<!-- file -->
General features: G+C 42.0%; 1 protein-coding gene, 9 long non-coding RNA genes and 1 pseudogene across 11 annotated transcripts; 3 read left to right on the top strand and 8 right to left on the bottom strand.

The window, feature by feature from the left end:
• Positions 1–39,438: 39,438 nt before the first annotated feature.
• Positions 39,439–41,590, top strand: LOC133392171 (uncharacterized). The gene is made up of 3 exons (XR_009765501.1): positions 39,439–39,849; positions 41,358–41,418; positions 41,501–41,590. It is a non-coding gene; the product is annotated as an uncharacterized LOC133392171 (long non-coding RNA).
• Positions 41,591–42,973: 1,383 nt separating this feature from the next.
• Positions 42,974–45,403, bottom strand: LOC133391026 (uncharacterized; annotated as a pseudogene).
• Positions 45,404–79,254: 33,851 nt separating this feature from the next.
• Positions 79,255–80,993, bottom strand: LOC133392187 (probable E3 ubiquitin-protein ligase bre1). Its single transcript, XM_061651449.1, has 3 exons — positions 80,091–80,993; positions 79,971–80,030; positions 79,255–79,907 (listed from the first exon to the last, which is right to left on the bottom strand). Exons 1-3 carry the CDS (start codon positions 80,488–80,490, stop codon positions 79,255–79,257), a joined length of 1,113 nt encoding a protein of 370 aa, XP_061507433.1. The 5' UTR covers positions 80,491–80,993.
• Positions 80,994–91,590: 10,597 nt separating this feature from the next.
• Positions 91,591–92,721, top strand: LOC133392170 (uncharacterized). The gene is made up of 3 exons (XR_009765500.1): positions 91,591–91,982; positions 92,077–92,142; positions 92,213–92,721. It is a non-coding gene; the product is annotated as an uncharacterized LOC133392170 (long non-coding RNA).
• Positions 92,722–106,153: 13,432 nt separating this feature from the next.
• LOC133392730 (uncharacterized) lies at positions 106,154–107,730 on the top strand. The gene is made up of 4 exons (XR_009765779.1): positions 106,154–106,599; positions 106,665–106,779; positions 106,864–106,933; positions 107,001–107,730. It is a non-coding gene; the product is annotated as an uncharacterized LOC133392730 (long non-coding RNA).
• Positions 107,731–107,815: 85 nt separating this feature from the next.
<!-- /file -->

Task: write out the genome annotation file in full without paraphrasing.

General features: G+C 42.0%; 1 protein-coding gene, 9 long non-coding RNA genes and 1 pseudogene across 11 annotated transcripts; 3 read left to right on the top strand and 8 right to left on the bottom strand.

The window, feature by feature from the left end:
• Positions 1–39,438: 39,438 nt before the first annotated feature.
• Positions 39,439–41,590, top strand: LOC133392171 (uncharacterized). The gene is made up of 3 exons (XR_009765501.1): positions 39,439–39,849; positions 41,358–41,418; positions 41,501–41,590. It is a non-coding gene; the product is annotated as an uncharacterized LOC133392171 (long non-coding RNA).
• Positions 41,591–42,973: 1,383 nt separating this feature from the next.
• Positions 42,974–45,403, bottom strand: LOC133391026 (uncharacterized; annotated as a pseudogene).
• Positions 45,404–79,254: 33,851 nt separating this feature from the next.
• Positions 79,255–80,993, bottom strand: LOC133392187 (probable E3 ubiquitin-protein ligase bre1). Its single transcript, XM_061651449.1, has 3 exons — positions 80,091–80,993; positions 79,971–80,030; positions 79,255–79,907 (listed from the first exon to the last, which is right to left on the bottom strand). Exons 1-3 carry the CDS (start codon positions 80,488–80,490, stop codon positions 79,255–79,257), a joined length of 1,113 nt encoding a protein of 370 aa, XP_061507433.1. The 5' UTR covers positions 80,491–80,993.
• Positions 80,994–91,590: 10,597 nt separating this feature from the next.
• Positions 91,591–92,721, top strand: LOC133392170 (uncharacterized). The gene is made up of 3 exons (XR_009765500.1): positions 91,591–91,982; positions 92,077–92,142; positions 92,213–92,721. It is a non-coding gene; the product is annotated as an uncharacterized LOC133392170 (long non-coding RNA).
• Positions 92,722–106,153: 13,432 nt separating this feature from the next.
• LOC133392730 (uncharacterized) lies at positions 106,154–107,730 on the top strand. The gene is made up of 4 exons (XR_009765779.1): positions 106,154–106,599; positions 106,665–106,779; positions 106,864–106,933; positions 107,001–107,730. It is a non-coding gene; the product is annotated as an uncharacterized LOC133392730 (long non-coding RNA).
• Positions 107,731–107,815: 85 nt separating this feature from the next.